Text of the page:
Friday, November 28, 2008


Looks like it is almost over. There are a few terrorists who remain holed up somewhere in one hotel or other. They are getting captured and killed in order. Looks like they killed the people at the Hasidic Jewish house. Horrid stuff.

One thing they do here is show carnage on television. They showed a dead woman lying in a bed in the Jewish house. The televison crews from different stations are taking pictures of her from a building next door. I'll never get used to that. I applaud the American media for respecting the dead a bit more than they do here.

Facts are coming out - and the terrorists claimed they are from Hyderabad. Not true, please don't worry about that - friends and family. As facts emerge, it is more clear that they were Pakistanis.


Thursday, November 27, 2008

Terror Today

Today is day three of the siege of Mumbai. It started the night before yesterday, and it continues until this morning. Two of the nicest hotels in Mumbai have become a war zone, and a Jewish community center is being raided by commandos. I am watching it right now from the James Bond room at My Caffee Latte, Thursday morning.

It is horrible, and the details we have now is that young men came in from Pakistan on boats and surgically hit sites around Mumbai. They knew where they were going, they knew what they were doing - and they knew that it is very easy to penetrate the security apparatus of Indian hotels and other sites.

In some ways India is a sitting target. Politicians seek to score political points against each other in terms of who is more effective and ineffective against terrorism instead of fighting the problem aggressively. The intelligence agencies must be entirely asleep at the wheel if this could happen. And one scene shown on film here shows terrorists that seized a police van and were driving around in it while shooting into the people on the streets. That speaks volumes about crisis response - perhaps the only thing the Mumbai police contributed to the fight against the terror event was the contribution of their cars to the gunmen.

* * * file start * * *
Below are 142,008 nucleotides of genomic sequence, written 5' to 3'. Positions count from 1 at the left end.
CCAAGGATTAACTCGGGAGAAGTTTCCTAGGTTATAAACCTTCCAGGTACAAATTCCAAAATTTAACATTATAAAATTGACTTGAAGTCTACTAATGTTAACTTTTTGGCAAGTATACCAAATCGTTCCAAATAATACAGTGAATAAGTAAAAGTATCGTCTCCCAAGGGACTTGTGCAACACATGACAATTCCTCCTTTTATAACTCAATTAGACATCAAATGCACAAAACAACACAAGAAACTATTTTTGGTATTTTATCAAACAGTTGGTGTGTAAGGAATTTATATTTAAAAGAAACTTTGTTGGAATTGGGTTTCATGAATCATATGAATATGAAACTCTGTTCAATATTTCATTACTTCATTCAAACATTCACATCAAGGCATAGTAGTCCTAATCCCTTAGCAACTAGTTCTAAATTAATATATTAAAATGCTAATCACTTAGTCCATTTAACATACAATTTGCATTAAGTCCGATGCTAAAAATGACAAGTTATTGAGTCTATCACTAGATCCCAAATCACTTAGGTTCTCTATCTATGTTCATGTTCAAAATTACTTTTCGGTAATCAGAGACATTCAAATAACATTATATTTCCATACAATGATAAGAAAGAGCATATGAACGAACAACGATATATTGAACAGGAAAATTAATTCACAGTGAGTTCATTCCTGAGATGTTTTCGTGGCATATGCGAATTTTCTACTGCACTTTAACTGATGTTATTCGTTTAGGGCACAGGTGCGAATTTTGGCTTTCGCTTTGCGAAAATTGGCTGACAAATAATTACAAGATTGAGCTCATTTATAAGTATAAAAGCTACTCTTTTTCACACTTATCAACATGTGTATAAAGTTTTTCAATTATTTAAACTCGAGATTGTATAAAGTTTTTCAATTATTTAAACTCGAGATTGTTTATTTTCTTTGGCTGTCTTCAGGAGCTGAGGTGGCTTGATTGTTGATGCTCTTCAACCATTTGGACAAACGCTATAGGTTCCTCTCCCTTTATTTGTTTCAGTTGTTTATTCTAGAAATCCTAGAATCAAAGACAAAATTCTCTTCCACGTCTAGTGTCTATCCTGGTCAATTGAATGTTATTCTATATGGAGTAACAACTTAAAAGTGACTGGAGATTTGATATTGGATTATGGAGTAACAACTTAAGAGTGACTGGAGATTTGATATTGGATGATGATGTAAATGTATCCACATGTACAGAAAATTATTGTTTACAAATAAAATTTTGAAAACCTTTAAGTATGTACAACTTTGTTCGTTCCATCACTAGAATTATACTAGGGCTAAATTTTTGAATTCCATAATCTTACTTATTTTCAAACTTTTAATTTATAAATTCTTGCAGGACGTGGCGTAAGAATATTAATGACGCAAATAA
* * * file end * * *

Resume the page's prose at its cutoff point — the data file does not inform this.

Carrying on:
Various people have different opinions. Many people are upset with the intelligence and security communities. How could they not be? Others mention Pakistan. Moments ago, a Gujarati politician named Mohdi just gave a speech (in Hindi, I followed it) that implicated Pakistan. He is involved with stoking Hindu fundamentalist sentiments which has lead to churches being burned in recent months, as well as intense violence against Muslims in his state.

The implication of Pakistan was also done over breakfast yesterday by a colleague from work. In my mind, there is almost certainly some link there, but that is also the knee-jerk reaction of India everytime something bad happenes here. Hard to say what is really at work here....

One thing to note - on 9/11, life in the US ground to a halt. I would also think if gunmen raided hotels and restaurants in Manhattan tomorrow, the country would still largely grind to a halt and watch it in shock. But here, life continued. There were meetings about this, everyone was talking about it, and we had a Thanksgiving at our home. But it was largely an ordinary day for everyone. Except the security guys out front checked the trunk of my car, which they will stop doing in a week or two. I think that people learn to carry on in spite of these things. This is both understandable, and it is also part of the problem. The extraordinary has now been accepted as ordinary, in some ways.

For those of us in different companies, we had visitors in Mumbai, and thousands of associates who live and work in Mumbai. Many of our colleagues slept at the office last night, unable to go home. Most activities were shut down all day. One cousin of a young guy who works at our office was shot and killed. Another visitor from Europe was trapped inside the hotel, a friend was tracking the event via his BlackBerry last night during our meal. So, it is close to us, even if we are far away from the actual events.